The most effective church growth strategy of the last 50 years has been the church across town messing something up. Inevitably the other churches in town benefit from a misstep, a misunderstanding or a broken relationship due to a decision or direction taken by another congregation.
What do you do with people who come to your congregation out of those situations? There are a few things that need to be considered.
First, there is absolutely a time when people need a fresh start. They have tried to make things work and realize that for their own spiritual well being or the well being of their children it is time to move on. They have done all they can and after all that realize it is time to move on. That can be done healthily.
Second, people often believe that is the case before that is actually the case. It is more difficult to work things out or even submit to things that aren’t your first choice than it is to go someplace you already agree with. So it is easy to think that moving on is right and healthy when in fact the right and healthy thing to do would be to stick it out a while longer. It may be that this person has a hard time submitting or not getting their way and need to learn that. The only way to grow in that discipline is to stay where it is hard to stay.
Third, when I find out someone is visiting from another congregation and that the reason is because things at the other congregation were tough I first acknowledge that it might be time for them to move on and that they are always welcome to attend this new church. However, I also encourage them to first go and reconcile anything that needs reconciled because moving on without reconciliation is harmful and goes against scripture (Rom 12:16, 14:19; 2 Cor 5:18; Eph 4:32, 5:22; Col 3:13, etc). It may be that in their effort to reconcile that they get reconnected with the church they left and they don’t transition to the church I attend. That is actually a win for the kingdom.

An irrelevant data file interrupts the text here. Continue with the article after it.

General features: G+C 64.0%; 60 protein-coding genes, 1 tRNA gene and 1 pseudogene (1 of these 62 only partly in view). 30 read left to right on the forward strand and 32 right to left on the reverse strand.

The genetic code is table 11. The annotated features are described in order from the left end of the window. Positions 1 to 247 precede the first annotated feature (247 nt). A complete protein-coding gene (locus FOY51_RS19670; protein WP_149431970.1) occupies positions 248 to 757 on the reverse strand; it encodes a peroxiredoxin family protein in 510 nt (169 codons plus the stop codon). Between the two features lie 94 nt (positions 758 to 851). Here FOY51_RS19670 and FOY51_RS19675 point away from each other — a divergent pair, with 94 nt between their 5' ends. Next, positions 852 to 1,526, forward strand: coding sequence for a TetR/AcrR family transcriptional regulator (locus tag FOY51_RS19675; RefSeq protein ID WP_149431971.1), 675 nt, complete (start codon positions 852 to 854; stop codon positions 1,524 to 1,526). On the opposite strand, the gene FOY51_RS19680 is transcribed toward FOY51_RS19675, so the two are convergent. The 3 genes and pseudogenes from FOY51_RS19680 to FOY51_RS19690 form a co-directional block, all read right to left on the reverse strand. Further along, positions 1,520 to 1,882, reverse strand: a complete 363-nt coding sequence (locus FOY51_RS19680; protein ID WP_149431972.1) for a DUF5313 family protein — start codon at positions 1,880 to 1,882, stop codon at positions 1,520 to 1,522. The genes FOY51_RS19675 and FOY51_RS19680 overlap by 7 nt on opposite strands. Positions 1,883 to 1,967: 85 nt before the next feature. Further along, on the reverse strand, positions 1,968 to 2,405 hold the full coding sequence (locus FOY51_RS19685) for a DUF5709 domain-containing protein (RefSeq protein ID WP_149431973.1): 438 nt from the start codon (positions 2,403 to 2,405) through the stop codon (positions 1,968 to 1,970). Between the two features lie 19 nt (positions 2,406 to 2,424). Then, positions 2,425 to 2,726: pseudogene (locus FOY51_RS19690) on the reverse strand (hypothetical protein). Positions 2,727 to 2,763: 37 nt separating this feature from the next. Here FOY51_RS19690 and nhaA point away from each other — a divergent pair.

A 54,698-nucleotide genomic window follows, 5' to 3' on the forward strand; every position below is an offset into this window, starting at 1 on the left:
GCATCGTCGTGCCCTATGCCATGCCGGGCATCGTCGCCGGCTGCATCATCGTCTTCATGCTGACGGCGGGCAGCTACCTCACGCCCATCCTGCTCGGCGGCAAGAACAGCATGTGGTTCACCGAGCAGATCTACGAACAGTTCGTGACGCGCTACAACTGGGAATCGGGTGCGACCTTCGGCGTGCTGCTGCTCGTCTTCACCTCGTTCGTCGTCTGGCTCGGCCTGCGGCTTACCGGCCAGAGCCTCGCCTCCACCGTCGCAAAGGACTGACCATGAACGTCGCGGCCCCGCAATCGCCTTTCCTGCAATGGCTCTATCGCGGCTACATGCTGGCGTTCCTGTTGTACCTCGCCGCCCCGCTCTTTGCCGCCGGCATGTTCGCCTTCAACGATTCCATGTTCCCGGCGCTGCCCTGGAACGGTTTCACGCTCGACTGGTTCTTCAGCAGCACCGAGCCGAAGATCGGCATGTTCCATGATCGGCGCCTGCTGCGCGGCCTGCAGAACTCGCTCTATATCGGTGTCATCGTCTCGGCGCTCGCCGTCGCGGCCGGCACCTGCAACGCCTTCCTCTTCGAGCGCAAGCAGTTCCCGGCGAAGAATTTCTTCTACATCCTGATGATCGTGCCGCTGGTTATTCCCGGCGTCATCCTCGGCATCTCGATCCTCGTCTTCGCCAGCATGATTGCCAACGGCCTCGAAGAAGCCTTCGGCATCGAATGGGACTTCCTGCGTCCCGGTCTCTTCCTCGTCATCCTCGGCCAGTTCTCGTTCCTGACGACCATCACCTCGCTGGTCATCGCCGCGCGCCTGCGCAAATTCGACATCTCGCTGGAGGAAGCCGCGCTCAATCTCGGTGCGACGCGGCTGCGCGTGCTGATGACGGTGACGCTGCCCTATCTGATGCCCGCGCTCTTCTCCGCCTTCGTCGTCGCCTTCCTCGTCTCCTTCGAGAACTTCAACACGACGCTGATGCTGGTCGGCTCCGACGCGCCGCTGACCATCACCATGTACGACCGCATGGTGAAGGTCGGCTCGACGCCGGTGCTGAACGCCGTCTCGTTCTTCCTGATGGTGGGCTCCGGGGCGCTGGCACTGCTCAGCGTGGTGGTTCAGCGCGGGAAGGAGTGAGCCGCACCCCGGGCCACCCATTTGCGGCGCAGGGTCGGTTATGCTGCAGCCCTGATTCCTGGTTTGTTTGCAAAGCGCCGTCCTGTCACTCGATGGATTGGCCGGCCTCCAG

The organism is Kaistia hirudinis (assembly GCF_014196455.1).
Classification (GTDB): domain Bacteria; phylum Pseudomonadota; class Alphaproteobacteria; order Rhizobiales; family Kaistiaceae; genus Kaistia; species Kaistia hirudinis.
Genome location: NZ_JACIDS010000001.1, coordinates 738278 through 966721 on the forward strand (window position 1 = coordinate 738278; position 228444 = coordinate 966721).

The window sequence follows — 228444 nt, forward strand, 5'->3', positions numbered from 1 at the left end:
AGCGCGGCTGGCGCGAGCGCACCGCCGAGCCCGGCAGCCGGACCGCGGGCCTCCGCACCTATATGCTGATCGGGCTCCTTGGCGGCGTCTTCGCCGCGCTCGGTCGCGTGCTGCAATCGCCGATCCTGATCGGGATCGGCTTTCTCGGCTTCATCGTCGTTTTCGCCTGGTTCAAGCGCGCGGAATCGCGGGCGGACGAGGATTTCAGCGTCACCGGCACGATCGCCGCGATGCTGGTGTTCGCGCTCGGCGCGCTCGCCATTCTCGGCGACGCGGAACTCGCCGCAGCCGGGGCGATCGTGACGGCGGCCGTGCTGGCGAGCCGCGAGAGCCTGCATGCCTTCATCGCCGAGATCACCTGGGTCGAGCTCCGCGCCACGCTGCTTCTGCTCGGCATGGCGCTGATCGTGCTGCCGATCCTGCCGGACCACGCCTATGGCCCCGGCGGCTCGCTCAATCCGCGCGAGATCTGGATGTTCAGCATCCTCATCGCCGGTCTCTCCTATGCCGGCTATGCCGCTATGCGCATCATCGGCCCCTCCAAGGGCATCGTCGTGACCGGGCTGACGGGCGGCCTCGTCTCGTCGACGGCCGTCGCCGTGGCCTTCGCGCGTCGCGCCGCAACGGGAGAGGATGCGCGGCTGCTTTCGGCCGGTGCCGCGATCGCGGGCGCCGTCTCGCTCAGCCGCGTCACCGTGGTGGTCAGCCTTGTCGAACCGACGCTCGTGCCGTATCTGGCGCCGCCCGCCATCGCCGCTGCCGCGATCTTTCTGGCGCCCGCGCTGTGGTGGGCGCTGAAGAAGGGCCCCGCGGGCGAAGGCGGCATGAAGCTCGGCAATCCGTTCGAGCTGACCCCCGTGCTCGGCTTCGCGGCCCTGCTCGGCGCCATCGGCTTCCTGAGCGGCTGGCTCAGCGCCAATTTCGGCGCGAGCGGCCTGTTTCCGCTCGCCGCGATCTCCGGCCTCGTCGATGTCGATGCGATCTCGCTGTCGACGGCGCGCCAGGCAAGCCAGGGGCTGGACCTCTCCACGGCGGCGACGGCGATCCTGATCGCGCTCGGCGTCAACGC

When people arrive at your congregation, why did they come? Always be welcoming but be careful jumping too quickly to claim them because they may have some unfinished business to attend to before they are in a healthy enough spiritual state to make that change. Church growth through dysfunction is a ticking time bomb just waiting to blow up in your faith. Let us shepherd people through these transitions and not be greedy. The kingdom doesn’t demand people worship with you and not with the church across town. What is more important is their soul, relationships in Christ and spiritual development and maturity. Let us not become accomplices to unresolved conflict and instead truly embrace the ministry of reconciliation.